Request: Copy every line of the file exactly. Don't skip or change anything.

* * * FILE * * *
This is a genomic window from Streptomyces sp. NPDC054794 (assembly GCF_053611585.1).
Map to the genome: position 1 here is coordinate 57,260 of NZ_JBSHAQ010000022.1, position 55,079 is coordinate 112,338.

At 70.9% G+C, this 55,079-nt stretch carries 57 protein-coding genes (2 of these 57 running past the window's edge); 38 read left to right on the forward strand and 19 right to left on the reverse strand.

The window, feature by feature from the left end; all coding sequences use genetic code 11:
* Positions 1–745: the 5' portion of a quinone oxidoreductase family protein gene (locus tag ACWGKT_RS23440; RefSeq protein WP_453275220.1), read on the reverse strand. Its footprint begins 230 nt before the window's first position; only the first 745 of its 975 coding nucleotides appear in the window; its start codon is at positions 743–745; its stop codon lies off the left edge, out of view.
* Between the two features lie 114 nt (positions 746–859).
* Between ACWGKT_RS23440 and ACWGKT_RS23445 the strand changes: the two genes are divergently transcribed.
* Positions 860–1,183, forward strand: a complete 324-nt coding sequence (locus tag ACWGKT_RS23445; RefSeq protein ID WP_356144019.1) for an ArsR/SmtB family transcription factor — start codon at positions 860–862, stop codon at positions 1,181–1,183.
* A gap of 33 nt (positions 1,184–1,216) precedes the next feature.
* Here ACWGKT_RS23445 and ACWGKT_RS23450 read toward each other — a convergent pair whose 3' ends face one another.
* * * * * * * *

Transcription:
This is a genomic window from Streptomyces sp. NPDC054794 (assembly GCF_053611585.1).
Map to the genome: position 1 here is coordinate 57,260 of NZ_JBSHAQ010000022.1, position 55,079 is coordinate 112,338.

At 70.9% G+C, this 55,079-nt stretch carries 57 protein-coding genes (2 of these 57 running past the window's edge); 38 read left to right on the forward strand and 19 right to left on the reverse strand.

The window, feature by feature from the left end; all coding sequences use genetic code 11:
* Positions 1–745: the 5' portion of a quinone oxidoreductase family protein gene (locus tag ACWGKT_RS23440; RefSeq protein WP_453275220.1), read on the reverse strand. Its footprint begins 230 nt before the window's first position; only the first 745 of its 975 coding nucleotides appear in the window; its start codon is at positions 743–745; its stop codon lies off the left edge, out of view.
* Between the two features lie 114 nt (positions 746–859).
* Between ACWGKT_RS23440 and ACWGKT_RS23445 the strand changes: the two genes are divergently transcribed.
* Positions 860–1,183, forward strand: a complete 324-nt coding sequence (locus tag ACWGKT_RS23445; RefSeq protein ID WP_356144019.1) for an ArsR/SmtB family transcription factor — start codon at positions 860–862, stop codon at positions 1,181–1,183.
* A gap of 33 nt (positions 1,184–1,216) precedes the next feature.
* Here ACWGKT_RS23445 and ACWGKT_RS23450 read toward each other — a convergent pair whose 3' ends face one another.